DU MEZ: It is. And it's a very common theme in white evangelical writing on masculinity from the 1960s really to the present - that you need to have very tough, rugged men who can protect women and children, who can protect Christianity and who can protect the American nation. And for the sake of protecting these vulnerable things, these precious things, really, the ends will justify the means.
INSKEEP: Why do you begin this book with an anecdote about Donald Trump?
DU MEZ: I think that the last four years have been clarifying for many evangelicals, for many observers of evangelicalism. When Donald Trump was elected, white evangelicals were absolutely critical to his victory. And for a lot of observers and for some evangelicals themselves, this seemed contradictory. It seemed like evangelicals had betrayed their values. But if you look at this longer history of evangelical masculinity and militarism, then you see that this wasn't a betrayal. This isn't just hypocrisy that we're seeing; this is consistent with the sort of values that evangelicals have have long held to.
INSKEEP: Are you arguing that white evangelicals voted for Donald Trump because they imagined him to be a John Wayne figure who would go out and do terrible things and that was the point - someone needed to do terrible things so that other people could be good?
DU MEZ: Yes. So they will actually say that in about as many words. Not all evangelicals will say that. But there is this strong kind of justification for their vote for Donald Trump in terms of, he is a strongman. He is going to protect Christianity precisely because he is not constrained by traditional Christian virtues.
INSKEEP: I suppose you would like your John Wayne, whoever it is - even if he's awful - to be competent, to be capable. And this is a president who, just in the last few months, his side lost a Supreme Court case on immigration because his administration didn't fill out the proper paperwork. It is arguable that many thousands of extra people have died in the pandemic because the administration did not coordinate a proper response and did not bring tests forward and did not make proper preparations. When you talk with evangelicals who believe they need a John Wayne, do they still believe this president is someone who is capable and competent and doing things that are appropriate?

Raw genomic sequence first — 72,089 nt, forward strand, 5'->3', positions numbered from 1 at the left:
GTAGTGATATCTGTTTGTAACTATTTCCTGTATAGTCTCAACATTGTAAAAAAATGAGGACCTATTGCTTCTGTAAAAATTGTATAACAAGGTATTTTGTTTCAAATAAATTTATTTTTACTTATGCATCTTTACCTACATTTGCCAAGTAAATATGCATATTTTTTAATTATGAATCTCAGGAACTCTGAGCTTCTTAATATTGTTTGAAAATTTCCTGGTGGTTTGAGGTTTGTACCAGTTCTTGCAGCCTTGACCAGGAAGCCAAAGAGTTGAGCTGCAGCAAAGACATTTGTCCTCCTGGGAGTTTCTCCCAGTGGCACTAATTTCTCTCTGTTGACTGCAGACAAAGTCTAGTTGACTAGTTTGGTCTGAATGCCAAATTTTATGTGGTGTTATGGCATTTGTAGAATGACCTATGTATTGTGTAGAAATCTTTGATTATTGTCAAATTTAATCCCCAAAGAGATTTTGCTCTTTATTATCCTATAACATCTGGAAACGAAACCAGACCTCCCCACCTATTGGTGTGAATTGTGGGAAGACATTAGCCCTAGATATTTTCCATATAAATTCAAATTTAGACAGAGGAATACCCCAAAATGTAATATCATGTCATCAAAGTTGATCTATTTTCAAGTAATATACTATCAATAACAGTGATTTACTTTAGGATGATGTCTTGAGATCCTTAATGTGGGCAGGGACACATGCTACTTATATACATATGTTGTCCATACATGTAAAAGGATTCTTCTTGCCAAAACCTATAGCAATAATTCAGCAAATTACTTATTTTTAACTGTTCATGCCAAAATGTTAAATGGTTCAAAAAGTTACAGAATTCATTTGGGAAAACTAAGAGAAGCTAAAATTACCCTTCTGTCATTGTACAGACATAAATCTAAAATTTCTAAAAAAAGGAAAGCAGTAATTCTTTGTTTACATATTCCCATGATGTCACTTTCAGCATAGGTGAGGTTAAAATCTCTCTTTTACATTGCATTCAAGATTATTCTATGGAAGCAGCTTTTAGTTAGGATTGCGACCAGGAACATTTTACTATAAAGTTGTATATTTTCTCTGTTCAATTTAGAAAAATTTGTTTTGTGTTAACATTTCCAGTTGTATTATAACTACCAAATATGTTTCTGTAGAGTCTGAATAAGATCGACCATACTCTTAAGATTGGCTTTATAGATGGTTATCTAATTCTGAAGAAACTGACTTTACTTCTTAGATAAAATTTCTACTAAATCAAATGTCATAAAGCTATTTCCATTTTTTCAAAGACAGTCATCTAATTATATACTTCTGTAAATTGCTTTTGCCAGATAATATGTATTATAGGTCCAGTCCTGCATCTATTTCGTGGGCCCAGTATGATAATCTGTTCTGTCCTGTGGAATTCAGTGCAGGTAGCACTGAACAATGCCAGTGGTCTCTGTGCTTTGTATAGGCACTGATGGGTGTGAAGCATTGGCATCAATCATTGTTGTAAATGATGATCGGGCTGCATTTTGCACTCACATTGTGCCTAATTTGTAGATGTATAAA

DU MEZ: So there's a bit of wavering right now in the margins. And I think that people are unsettled in light of the pandemic. And at the same time, I think it's also important to realize that many evangelicals aren't necessarily listening to the same news reports as other Americans are. And so their news is being filtered in particular ways through Christian radio, also, you know, through Fox News and talk radio.
And so I think that this acknowledgement of incompetence isn't all that pronounced. And at the same time, this model of rugged and even reckless masculinity means that a lot of that kind of incompetence can actually be forgiven - right? - because you need aggressiveness to be a good leader and God gave men testosterone precisely for this reason. And yeah, there are going to be certain side effects.
INSKEEP: The book by Kristin Kobes Du Mez is "Jesus And John Wayne: How White Evangelicals Corrupted A Faith And Fractured A Nation."
Thanks so much.
DU MEZ: Thank you.